It’s time to make an adjustment to how we vote. Our current system is inherently ill-equipped at managing political elections of more than two candidates. In three-party races you end up with candidate voter bases overlapping. Those voters then often have to choose between two similar candidates, their vote becomes split, and the third and least-popular candidate can swoop in to take the win.

This is why we’ve developed such an ingrained two-party system where it’s often the case that people are simply voting against the opposing candidate rather than for a candidate they approve of. A lot of the trouble here can be alleviated by one small change to how we cast our votes.

Here’s the change: replace “vote for one” with “vote for any number” in all elections.

That’s it. Not a new complex system, just a change to how many candidates you can select on your ballot. Want to vote for a third party, but feel you need to also vote for one of the two major parties? Vote for both. There’s two candidates in your party that you like? Vote for both. The votes are filled in the same way and tallied the same way. The candidate with the most votes still wins.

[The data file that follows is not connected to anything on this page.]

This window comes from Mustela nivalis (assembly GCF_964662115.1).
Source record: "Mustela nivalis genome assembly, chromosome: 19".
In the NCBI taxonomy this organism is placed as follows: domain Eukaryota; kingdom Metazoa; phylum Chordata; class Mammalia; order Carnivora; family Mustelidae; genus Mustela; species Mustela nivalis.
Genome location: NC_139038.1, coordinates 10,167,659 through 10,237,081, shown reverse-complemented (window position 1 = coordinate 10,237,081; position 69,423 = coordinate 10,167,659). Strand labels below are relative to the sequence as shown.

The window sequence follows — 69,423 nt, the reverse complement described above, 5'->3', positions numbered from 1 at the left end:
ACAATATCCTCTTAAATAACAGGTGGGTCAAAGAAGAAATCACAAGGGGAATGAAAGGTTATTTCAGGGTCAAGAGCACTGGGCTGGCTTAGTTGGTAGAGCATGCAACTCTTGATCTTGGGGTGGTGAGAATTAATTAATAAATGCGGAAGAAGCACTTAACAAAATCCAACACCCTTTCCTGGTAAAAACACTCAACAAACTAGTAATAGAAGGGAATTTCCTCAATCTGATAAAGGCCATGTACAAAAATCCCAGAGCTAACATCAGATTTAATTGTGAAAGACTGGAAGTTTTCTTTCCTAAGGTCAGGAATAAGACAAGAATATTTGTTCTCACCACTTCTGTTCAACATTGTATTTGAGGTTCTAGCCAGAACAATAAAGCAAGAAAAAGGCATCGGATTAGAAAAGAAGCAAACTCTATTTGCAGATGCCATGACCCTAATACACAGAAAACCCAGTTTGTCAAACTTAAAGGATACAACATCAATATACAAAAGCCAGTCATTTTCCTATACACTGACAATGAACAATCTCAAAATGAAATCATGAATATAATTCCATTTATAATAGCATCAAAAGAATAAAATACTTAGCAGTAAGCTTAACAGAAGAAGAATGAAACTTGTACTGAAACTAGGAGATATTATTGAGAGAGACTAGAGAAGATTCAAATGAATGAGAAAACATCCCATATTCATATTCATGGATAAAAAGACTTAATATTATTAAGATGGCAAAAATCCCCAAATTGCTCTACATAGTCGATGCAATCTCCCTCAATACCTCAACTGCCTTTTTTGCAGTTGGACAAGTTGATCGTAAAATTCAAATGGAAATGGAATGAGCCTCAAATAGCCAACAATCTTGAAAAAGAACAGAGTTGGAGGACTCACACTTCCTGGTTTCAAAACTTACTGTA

Think back to the last couple of presidential primary seasons. There were 10-plus Republican candidates in 2016 and 10-plus Democratic candidates in 2020, yet when we went to the voting booth we each only got to voice our opinion on one of those candidates.

If you’re like me, you had to narrow down three or four viable candidates to a single choice. What would have better captured our opinion on the candidates is if we could have submitted an approval vote for those three or four candidates who best represented who we were content with winning the election rather than strategically trying to decide which of those candidates should receive our sole support above the rest.

This method of voting is actually already in use across the country. Right here in Keene, we use this type of voting to decide the five at-large City Council seats. Expanding it to other elections simply increases the voters’ ability to express their opinion on more than one candidate. Allowing voters to better voice their opinion will lead to better candidates, more accurate election results and more productive political dialogue across the country.

BRYAN LAKE

Keene

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